June 2014, VOLUME /ISSUE

Parents who read to their children nurture more than literary skills

  1. Lori O’Keefe, Correspondent

Reading proficiency by third grade is the most significant predictor of high school graduation and career success, yet two-thirds of U.S. third-graders lack competent reading skills. A new AAP policy statement recommends that pediatric providers advise parents of young children that reading aloud and talking about pictures and words in age-appropriate books can strengthen language skills, literacy development and parent-child relationships.

Literacy promotion during preventive visits has some of the strongest evidence-based support that it can make a difference in the lives of young children and families, said Pamela C. High, M.D., M.S., FAAP, lead author of Literacy Promotion: An Essential Component of Primary Care Pediatric Practice, http://pediatrics.aappublications.org/cgi/doi/10.1542/peds.2014-1384. The policy, released June 24, will be published in the August Pediatrics.

Promoting early literacy development in the pediatric primary care setting was a resolution at the 2008 AAP Annual Leadership Forum, leading to development of the policy statement. Dr. High is past chair of what now is the AAP Council on Early Childhood, which authored the policy.

Multiple benefits

Children who are read to during infancy and preschool years have better language skills when they start school and are more interested in reading, according to research highlighted in the statement. In addition, parents who spend time reading to their children create nurturing relationships, which is important for a child’s cognitive, language and social-emotional development.

“When I started with Reach Out and Read years ago, efforts were focused on early literacy and school readiness,” said Perri Klass, M.D., FAAP, national medical director of Reach Out and Read and contributing author to the policy statement. “Although those are still tremendously important, the bigger picture now is to help parents build interactions with their children into their everyday lives because this can create nurturing relationships, which promote early brain development, early literacy, language development and school readiness.”

Make it fun

An important job for pediatric providers is to help parents understand what is developmentally appropriate for their child and how to make reading fun, Dr. Klass said. “A parent shouldn’t read a long story to an infant or young child and expect them to listen attentively.”

Dr. Klass recommends parents point to and name pictures in books for infants and ask young children questions or have them complete rhymes from a short book.

Parents need to understand that 2-year-olds have a short attention span, and infants may put books in their mouths because that is how they explore their world, she said.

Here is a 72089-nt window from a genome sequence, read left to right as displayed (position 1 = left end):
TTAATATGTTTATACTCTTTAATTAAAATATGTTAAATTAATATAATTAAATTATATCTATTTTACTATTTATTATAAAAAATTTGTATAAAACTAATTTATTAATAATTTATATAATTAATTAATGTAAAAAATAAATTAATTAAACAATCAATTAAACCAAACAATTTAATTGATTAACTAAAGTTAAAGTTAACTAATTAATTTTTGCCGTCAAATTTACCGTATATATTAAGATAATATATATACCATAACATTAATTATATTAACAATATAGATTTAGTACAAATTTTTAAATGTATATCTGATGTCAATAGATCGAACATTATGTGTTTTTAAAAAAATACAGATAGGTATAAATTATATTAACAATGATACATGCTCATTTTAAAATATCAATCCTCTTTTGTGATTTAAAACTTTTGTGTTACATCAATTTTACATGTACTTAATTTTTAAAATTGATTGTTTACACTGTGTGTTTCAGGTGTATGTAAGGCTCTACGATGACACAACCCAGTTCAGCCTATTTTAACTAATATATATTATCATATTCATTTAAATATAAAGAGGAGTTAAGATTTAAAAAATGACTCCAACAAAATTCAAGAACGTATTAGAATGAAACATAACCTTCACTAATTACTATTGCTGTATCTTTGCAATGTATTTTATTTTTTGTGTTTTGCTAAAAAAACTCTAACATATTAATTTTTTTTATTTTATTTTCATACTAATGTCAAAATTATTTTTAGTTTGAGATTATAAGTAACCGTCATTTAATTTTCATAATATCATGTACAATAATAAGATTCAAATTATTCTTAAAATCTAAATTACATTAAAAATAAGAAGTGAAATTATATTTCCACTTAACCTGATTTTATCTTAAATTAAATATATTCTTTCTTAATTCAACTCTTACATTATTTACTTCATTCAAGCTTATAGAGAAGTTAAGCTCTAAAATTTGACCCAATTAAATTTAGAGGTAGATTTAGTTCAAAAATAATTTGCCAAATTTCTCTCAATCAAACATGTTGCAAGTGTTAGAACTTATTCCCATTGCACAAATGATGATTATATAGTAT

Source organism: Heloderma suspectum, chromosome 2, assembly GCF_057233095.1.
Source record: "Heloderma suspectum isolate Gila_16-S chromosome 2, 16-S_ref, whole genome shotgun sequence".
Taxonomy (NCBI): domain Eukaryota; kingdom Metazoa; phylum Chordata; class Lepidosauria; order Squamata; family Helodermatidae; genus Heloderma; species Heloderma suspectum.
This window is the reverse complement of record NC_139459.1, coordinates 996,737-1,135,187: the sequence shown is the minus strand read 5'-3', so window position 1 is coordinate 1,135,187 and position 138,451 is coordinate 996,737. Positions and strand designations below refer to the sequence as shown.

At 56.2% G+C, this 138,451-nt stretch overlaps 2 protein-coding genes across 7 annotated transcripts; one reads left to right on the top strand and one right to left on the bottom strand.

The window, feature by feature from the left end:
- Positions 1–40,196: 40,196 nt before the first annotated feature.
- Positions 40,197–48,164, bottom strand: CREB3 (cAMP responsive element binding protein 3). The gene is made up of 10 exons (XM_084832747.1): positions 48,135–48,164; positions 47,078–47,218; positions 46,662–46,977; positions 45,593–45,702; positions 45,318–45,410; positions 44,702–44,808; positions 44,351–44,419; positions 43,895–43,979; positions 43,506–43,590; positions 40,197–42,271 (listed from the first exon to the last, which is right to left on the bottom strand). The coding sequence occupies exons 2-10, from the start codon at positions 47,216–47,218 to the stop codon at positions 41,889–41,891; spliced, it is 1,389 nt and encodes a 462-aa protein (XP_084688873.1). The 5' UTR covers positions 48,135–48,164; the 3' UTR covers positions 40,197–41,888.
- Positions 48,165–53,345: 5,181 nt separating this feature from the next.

“We don’t want a parent to feel that their child is failing at reading if the child loses interest,” Dr. Klass added.

Powerful tool for all

Books also can be a useful tool during well-child visits.

Making books part of preventive visits allows pediatric providers to observe fine motor skills, language, literacy and parent-child interaction. Incorporating books into a visit also enables health care professionals to model book interaction with patients, according to the policy statement.

According to the 2011-’12 National Survey of Children’s Health, only 60% of children from families with incomes 400% above the poverty level and 34% of children from families below 100% of the poverty level are read to daily. Every family, regardless of income, should be counseled about the importance of reading together, said Dr. High.

The policy statement recommends providing books to patients who are at financial and social risk and exploring options to obtain books if they are cost-prohibitive.

The statement also recommends:

  • hanging posters that promote reading;

  • distributing information to parents about reading and local libraries;

  • partnering with child advocates to influence national messages and policies about literacy;

  • promoting the “5 R’s” of early education: reading, rhyming, routines, rewards and relationships;

  • incorporating literacy promotion and training into pediatric resident education;

  • supporting state and federal funding to distribute books to high-risk children at pediatric visits; and

  • researching the effects and best practices of literacy promotion.

“Books are a useful tool,” Dr. High said, “but we also want parents to understand that reading to their children is so powerful because children think their parents are the most important people in their world.”